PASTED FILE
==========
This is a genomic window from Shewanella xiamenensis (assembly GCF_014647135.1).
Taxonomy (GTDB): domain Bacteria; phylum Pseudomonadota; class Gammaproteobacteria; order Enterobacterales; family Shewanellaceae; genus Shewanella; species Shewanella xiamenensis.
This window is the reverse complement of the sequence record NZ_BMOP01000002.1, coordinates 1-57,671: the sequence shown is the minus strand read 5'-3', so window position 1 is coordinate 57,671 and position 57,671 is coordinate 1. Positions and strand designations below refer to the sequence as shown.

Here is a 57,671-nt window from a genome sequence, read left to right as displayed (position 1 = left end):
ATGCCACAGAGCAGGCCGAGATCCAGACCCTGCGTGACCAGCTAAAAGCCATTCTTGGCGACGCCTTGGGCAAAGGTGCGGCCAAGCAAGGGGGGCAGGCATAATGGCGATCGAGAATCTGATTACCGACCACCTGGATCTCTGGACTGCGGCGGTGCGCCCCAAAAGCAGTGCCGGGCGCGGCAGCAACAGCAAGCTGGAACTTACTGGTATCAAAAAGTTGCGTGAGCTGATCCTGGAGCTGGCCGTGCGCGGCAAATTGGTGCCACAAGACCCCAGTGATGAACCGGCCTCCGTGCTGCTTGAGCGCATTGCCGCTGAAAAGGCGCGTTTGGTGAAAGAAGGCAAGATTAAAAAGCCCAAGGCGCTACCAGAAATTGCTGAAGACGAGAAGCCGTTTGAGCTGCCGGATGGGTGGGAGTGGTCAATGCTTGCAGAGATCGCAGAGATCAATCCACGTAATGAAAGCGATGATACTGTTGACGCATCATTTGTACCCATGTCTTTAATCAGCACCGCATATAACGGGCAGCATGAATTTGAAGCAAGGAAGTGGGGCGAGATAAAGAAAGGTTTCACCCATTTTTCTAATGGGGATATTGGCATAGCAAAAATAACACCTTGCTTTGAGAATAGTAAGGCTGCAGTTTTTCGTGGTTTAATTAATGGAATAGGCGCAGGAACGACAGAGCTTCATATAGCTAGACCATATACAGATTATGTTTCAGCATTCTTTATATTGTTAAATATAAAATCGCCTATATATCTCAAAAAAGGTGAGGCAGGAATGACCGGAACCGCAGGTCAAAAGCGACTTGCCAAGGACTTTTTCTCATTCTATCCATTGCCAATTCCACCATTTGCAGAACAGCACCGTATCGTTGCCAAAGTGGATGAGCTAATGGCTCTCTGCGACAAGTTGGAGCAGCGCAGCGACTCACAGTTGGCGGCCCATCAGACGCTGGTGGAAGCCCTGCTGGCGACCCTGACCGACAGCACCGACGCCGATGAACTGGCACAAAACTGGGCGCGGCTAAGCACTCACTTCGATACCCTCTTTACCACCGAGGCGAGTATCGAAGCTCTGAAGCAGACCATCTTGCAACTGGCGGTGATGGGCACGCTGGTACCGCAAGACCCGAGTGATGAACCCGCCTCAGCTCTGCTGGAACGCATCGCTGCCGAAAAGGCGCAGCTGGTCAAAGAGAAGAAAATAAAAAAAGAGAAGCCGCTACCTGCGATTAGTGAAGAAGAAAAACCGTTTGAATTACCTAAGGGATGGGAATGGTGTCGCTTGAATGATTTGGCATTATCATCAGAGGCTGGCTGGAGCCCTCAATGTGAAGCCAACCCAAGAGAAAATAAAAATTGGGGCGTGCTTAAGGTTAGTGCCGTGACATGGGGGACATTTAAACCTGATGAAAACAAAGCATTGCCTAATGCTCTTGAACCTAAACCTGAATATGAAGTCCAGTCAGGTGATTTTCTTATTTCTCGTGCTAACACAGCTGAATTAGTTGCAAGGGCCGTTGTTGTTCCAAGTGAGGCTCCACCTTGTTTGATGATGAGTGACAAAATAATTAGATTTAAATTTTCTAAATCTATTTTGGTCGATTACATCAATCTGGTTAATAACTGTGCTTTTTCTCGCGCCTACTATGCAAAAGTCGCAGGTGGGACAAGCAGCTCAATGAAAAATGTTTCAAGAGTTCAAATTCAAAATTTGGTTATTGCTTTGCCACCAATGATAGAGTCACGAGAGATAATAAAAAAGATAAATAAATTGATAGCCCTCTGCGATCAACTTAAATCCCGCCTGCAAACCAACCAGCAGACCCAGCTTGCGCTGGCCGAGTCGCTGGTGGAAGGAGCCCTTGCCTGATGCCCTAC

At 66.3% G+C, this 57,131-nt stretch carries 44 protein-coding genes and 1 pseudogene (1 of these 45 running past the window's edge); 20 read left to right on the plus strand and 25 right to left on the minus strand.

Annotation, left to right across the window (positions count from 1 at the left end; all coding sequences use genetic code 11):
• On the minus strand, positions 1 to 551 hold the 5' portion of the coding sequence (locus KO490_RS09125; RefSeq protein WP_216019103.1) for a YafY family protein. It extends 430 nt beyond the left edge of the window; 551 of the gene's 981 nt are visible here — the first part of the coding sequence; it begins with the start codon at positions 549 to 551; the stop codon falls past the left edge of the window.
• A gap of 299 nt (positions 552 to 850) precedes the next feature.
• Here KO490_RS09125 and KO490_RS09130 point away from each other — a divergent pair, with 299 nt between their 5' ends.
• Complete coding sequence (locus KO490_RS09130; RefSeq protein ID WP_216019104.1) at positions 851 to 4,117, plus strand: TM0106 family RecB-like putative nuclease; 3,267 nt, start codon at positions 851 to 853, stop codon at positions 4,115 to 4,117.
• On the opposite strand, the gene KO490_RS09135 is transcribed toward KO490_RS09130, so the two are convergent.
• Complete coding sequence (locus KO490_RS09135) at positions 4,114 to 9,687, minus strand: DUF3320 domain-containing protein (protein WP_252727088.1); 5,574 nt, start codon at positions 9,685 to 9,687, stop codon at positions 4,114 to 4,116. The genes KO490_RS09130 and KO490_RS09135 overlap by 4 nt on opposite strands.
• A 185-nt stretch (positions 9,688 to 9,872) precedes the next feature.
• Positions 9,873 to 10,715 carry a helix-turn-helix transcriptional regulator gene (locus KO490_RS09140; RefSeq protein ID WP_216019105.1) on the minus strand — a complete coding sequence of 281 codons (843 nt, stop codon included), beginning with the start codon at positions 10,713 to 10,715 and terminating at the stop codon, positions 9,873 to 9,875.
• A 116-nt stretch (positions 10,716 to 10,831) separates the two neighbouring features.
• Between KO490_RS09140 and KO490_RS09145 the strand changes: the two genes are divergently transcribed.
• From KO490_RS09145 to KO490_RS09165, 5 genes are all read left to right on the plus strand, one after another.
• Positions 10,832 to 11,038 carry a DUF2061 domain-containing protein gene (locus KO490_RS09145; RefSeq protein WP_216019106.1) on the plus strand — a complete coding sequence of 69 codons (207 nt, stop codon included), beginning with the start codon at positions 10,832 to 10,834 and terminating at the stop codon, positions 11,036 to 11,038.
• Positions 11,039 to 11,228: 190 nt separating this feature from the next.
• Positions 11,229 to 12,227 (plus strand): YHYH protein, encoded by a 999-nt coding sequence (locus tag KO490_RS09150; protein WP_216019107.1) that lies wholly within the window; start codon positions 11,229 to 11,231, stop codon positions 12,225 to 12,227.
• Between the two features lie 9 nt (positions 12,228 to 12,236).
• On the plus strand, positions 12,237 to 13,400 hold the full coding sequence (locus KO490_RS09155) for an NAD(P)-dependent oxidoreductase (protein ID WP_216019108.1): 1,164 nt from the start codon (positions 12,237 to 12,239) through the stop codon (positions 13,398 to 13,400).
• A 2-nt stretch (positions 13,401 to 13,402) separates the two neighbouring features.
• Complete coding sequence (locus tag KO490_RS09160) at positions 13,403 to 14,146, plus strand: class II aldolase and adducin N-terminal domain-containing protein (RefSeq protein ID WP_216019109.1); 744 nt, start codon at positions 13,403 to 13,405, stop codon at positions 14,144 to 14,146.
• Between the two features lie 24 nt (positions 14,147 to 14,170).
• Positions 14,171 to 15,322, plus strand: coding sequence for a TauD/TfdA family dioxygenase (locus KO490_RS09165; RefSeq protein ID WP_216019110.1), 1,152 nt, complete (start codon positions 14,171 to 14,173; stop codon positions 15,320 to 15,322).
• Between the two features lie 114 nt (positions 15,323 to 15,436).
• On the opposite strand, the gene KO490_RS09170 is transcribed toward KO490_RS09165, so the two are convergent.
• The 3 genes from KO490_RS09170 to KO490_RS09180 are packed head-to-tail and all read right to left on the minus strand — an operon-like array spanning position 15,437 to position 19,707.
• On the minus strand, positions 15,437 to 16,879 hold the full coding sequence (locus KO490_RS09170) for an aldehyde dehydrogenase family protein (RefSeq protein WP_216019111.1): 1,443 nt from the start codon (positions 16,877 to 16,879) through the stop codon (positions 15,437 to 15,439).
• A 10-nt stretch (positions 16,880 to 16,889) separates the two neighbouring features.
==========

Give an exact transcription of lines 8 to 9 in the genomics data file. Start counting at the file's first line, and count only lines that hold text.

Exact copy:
• On the minus strand, positions 1 to 551 hold the 5' portion of the coding sequence (locus KO490_RS09125; RefSeq protein WP_216019103.1) for a YafY family protein. It extends 430 nt beyond the left edge of the window; 551 of the gene's 981 nt are visible here — the first part of the coding sequence; it begins with the start codon at positions 549 to 551; the stop codon falls past the left edge of the window.
• A gap of 299 nt (positions 552 to 850) precedes the next feature.